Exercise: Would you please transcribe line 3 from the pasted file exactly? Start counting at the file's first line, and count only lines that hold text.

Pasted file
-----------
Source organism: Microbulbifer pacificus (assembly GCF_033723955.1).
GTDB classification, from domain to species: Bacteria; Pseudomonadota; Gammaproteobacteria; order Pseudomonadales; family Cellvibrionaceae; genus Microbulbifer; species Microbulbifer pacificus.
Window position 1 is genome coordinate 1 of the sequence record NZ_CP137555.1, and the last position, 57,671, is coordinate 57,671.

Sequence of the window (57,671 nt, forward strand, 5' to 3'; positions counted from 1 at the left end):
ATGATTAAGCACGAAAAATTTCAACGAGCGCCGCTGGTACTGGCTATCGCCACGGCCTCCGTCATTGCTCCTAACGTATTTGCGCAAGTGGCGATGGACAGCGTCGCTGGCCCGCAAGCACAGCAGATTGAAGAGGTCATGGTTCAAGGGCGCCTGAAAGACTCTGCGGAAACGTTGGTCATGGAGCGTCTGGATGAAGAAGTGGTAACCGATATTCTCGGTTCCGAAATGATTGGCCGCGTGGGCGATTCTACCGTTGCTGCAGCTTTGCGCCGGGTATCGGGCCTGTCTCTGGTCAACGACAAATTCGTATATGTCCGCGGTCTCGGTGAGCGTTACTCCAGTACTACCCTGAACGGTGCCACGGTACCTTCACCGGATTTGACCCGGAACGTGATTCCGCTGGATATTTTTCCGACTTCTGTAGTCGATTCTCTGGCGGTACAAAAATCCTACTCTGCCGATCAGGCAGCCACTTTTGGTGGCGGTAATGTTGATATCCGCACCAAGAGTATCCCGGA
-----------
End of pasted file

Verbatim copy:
Window position 1 is genome coordinate 1 of the sequence record NZ_CP137555.1, and the last position, 57,671, is coordinate 57,671.